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The highest court in Malaysia has granted a 30-year-old Muslim man the right to challenge the country’s Islamic anti-gay laws which prohibit sex “against the order of nature.” The man’s identity has been withheld for his own protection. In 2018, the man involved in the case was arrested for attempting to engage in gay sex, he has denied the charge. The country has a dual-track legal system for its 13 states, in which Islamic criminal and family laws applicable to Muslims run alongside civil laws.

The man is arguing that the Selangor state, in which he was arrested in, had no power to enforce the Islamic ban on “intercourse against the order of nature” as it was already a crime in the country’s civil law. Malaysia’s constitution says a state cannot exact a law when the same law already exists at a national level.

The supreme court gave the case a green light to go ahead in a May 14 decision, but it wasn’t known among the public until May 27. 


(Image from GAYTIMES) 

Speaking to Reuters, Surendra Ananth said: “This will be the first. (If we win), the state law will be struck down and the criminal charges in the (Islamic) shariah court should be dropped.” Surendra added that arguments should start being heard by the end of the year.

In a statement, LGBTIQ+ Network, a group of 12 Malaysian LGBTQ rights groups, praised the decision to go ahead with the case, saying in a statement: “It is clear this state law is being used by authorities to disproportionately criminalise marginalised and persecuted communities based on sexual orientation and gender identity.”

If the case is successful, it would stop all current cases in sharia courts, and would allow legal challenges to be made in other states.

LGBTQ people are heavily persecuted in Malaysia, including from homophobic politicians. Last year, the Human Rights Commission of Malaysia, known by the acronym SUHAKAM, gave their annual report, but a politician refused to debate parts of the report around LGBTQ rights.

“Since when did Malaysia start recognising LGBT as part of its cultural values? Which religion accepted LGBT as part of their teachings? Have Malaysia [even] built special toilets for the LGBT group?”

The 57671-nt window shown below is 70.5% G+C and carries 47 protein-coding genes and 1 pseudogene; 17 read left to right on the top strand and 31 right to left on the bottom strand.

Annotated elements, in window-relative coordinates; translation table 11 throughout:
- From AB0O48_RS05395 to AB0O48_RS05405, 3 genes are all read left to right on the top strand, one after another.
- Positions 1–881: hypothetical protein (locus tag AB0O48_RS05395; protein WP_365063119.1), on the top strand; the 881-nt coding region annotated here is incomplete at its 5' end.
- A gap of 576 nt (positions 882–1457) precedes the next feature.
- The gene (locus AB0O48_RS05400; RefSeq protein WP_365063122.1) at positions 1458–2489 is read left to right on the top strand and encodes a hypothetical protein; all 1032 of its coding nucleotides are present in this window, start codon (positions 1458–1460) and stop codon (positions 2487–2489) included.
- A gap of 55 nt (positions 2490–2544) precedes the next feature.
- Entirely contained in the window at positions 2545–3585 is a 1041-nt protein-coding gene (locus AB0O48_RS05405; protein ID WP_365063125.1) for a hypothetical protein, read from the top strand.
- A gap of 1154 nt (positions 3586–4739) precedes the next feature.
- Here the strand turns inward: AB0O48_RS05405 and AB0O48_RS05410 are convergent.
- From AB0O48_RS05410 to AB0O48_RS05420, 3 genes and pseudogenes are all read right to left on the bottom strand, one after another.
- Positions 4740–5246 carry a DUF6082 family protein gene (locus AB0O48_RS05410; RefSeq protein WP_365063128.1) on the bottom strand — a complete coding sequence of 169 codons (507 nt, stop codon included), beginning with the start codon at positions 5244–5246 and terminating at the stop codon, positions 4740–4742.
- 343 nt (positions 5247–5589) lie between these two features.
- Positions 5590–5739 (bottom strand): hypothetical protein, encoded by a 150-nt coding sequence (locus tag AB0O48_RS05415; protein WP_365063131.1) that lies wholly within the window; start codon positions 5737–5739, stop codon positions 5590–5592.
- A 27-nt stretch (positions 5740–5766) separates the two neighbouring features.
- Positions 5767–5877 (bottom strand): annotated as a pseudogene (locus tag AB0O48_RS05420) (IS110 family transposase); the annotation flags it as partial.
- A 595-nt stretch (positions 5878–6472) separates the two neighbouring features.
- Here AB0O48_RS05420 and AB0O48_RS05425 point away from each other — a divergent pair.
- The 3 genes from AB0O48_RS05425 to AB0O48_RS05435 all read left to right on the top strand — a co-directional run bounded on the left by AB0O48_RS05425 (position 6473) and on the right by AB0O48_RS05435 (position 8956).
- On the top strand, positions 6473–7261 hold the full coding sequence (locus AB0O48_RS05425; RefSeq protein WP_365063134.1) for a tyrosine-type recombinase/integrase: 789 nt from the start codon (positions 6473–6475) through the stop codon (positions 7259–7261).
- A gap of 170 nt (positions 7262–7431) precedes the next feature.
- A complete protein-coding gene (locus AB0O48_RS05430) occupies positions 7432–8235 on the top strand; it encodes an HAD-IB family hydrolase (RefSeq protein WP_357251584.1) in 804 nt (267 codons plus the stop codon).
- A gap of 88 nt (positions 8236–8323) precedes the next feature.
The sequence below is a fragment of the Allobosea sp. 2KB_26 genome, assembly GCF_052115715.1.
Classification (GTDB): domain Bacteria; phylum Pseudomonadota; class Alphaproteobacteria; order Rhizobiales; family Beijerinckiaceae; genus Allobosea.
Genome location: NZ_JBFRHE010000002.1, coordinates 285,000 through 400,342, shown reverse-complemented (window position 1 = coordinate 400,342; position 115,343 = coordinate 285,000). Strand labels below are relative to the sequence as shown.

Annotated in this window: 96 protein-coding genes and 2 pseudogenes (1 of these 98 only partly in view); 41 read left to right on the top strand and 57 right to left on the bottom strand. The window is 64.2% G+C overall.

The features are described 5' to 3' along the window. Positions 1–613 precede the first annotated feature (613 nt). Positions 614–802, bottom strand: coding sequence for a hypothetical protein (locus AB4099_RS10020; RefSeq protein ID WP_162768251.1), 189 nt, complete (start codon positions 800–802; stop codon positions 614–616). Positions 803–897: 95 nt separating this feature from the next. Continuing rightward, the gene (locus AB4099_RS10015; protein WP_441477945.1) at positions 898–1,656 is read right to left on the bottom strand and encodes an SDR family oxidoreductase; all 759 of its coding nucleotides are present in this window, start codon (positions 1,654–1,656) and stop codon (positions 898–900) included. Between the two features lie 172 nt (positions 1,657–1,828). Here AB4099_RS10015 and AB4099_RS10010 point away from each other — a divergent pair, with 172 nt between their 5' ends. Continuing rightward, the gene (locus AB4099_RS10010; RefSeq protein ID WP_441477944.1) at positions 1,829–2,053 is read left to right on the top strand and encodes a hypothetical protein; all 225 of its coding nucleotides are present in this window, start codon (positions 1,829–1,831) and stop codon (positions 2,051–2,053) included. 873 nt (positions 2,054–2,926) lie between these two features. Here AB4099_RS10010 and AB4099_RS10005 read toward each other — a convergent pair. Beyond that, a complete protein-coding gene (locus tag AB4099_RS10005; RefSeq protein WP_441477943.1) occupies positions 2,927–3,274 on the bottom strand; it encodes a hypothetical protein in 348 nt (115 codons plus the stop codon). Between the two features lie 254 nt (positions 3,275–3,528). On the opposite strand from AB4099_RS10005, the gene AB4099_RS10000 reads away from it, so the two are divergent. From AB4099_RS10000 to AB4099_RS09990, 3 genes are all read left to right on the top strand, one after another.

(Image from GAYTIMES) 

And in 2018, in a speech to university students, the Malaysian PM, Dr Mahathir Mohamad decried LGBTQ rights as just “Western values” explaining: “Sometimes Asians accept Western values without questioning. We should be free not to change our values according to their wishes.”

He added: “At this moment, we do not accept LGBT, but if they [the West] want to accept, that is their business. Don’t force it on us.

“The institution of marriage, the institution of the family has now been disregarded in the West. Why should we follow that? Our value system is as good.If [the West] one day decided to walk around naked, do we have to follow?”

His comments got even worse, implying that LGBTQ families weren’t real. “For example in the west now, men marry men, women marry women, and then the family is not made up of father, mother and the child, but is two men adopting one child from somebody,” Mohamad said.

He added: “They call themselves a family.”

 

Sorce: GAYTIMES


From acclaimed Filipino director Adolfo Alix Jr. comes the first series about gay relationships during quarantine times. An anthology series that explores our need to connect during the worst of times.

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